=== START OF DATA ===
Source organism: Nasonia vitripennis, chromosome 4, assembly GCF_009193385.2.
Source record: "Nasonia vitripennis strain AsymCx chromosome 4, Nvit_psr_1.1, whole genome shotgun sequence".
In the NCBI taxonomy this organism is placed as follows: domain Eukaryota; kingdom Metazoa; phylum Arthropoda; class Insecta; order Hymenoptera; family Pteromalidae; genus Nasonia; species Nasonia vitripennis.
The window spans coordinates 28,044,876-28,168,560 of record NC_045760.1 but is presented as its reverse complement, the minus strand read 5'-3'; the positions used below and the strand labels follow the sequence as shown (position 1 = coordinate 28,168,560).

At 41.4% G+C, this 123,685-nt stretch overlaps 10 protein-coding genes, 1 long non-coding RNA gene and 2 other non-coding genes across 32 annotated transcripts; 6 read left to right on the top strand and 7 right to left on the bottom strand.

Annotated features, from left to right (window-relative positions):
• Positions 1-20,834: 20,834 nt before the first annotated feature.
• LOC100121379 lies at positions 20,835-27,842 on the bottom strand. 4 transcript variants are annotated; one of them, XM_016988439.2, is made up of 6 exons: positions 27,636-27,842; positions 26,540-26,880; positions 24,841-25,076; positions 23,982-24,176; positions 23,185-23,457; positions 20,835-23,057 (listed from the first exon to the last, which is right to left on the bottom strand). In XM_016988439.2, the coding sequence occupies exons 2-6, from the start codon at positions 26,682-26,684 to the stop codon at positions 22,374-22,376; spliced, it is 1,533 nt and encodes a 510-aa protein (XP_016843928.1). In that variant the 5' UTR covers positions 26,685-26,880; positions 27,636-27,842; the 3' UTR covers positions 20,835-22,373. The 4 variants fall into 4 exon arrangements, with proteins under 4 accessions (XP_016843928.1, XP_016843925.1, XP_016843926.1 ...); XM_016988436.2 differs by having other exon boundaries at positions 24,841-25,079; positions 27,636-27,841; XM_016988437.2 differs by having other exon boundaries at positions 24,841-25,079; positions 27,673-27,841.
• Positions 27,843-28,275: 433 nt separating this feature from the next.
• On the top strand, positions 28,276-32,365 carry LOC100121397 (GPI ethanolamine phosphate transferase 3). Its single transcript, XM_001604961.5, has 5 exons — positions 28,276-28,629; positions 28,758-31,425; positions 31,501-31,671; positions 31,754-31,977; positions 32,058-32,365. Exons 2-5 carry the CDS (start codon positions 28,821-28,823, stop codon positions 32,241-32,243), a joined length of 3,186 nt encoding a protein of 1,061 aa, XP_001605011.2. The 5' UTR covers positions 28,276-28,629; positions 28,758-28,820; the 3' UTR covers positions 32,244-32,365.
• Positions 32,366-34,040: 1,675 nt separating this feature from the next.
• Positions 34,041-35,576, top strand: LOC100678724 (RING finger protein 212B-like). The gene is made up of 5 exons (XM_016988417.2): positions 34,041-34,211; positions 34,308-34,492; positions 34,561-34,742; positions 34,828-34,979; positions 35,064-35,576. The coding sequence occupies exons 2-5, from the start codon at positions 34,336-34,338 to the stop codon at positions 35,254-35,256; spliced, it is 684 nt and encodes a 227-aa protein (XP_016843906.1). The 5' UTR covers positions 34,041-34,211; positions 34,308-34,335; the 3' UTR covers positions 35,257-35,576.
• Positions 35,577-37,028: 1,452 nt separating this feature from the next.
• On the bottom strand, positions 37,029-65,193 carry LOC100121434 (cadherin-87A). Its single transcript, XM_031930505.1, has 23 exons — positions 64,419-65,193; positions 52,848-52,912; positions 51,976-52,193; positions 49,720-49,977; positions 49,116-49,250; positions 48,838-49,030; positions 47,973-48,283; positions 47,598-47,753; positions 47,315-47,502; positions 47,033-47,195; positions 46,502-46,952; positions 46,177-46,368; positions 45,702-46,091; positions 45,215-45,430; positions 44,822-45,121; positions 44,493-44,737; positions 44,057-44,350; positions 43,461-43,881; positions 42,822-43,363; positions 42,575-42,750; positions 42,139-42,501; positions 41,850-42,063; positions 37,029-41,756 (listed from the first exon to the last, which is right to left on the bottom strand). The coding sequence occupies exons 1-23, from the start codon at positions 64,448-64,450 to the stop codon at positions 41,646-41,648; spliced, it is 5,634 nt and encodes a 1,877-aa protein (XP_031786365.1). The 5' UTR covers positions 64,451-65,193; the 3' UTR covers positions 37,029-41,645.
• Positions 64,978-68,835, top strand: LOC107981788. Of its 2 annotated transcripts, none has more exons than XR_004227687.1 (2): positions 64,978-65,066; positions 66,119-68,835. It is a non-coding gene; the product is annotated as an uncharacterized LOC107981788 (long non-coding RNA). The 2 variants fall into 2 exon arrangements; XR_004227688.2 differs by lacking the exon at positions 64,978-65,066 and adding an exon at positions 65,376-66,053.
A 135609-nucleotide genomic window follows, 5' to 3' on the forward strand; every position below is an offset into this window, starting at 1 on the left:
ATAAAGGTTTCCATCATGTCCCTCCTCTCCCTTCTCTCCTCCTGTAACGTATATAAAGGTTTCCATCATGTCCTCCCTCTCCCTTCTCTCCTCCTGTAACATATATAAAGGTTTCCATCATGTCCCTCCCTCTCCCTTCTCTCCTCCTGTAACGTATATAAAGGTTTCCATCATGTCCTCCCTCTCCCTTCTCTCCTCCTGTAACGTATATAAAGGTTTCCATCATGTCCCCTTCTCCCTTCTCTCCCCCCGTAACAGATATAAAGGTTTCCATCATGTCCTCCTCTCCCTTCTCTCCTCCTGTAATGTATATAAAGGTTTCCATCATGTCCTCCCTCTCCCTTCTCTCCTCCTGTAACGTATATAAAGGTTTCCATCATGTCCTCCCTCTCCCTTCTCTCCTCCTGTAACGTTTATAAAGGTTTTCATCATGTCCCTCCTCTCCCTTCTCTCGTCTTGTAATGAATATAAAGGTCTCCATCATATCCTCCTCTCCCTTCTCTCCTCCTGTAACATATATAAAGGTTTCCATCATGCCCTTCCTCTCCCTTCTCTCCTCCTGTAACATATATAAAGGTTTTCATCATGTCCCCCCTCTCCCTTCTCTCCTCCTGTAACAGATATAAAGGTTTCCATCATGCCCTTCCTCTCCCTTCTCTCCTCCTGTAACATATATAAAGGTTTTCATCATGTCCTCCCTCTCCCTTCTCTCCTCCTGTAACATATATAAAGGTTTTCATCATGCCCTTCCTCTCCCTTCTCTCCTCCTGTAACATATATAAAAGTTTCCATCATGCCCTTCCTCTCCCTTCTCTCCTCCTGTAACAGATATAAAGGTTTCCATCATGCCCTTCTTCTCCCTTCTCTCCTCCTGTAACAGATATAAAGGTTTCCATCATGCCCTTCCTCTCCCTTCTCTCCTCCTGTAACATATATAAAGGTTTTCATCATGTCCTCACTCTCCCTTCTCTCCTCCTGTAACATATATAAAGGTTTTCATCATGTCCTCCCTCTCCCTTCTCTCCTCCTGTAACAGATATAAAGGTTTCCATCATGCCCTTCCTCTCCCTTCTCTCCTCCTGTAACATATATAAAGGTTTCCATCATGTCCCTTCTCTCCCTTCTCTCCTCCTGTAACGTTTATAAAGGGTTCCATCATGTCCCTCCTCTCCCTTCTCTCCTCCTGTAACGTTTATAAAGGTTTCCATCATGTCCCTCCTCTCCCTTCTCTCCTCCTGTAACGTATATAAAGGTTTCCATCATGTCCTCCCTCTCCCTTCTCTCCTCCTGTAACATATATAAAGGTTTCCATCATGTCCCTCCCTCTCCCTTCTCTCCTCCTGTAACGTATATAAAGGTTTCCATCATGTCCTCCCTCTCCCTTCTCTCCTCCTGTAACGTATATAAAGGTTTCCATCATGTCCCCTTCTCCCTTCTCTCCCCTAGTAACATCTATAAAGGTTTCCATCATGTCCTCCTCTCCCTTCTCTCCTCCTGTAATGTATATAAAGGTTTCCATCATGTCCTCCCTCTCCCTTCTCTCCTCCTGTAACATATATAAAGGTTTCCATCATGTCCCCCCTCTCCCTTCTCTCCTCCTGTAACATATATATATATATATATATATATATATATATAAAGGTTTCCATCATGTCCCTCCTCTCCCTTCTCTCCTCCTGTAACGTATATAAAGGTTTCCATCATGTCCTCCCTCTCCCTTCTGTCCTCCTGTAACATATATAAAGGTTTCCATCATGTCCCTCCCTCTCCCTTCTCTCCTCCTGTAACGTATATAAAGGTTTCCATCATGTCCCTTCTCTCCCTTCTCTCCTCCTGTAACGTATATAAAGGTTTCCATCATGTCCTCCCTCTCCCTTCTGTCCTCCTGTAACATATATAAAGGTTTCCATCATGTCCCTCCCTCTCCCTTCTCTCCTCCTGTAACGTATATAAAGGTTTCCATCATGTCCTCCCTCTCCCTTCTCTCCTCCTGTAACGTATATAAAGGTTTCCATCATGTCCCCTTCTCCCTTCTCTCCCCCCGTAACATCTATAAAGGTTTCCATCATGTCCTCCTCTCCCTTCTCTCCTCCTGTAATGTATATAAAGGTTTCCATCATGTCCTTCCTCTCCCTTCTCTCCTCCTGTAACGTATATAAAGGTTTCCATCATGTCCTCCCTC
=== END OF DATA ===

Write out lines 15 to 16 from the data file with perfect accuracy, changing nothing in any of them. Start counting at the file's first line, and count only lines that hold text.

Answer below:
• Positions 64,978-68,835, top strand: LOC107981788. Of its 2 annotated transcripts, none has more exons than XR_004227687.1 (2): positions 64,978-65,066; positions 66,119-68,835. It is a non-coding gene; the product is annotated as an uncharacterized LOC107981788 (long non-coding RNA). The 2 variants fall into 2 exon arrangements; XR_004227688.2 differs by lacking the exon at positions 64,978-65,066 and adding an exon at positions 65,376-66,053.
A 135609-nucleotide genomic window follows, 5' to 3' on the forward strand; every position below is an offset into this window, starting at 1 on the left: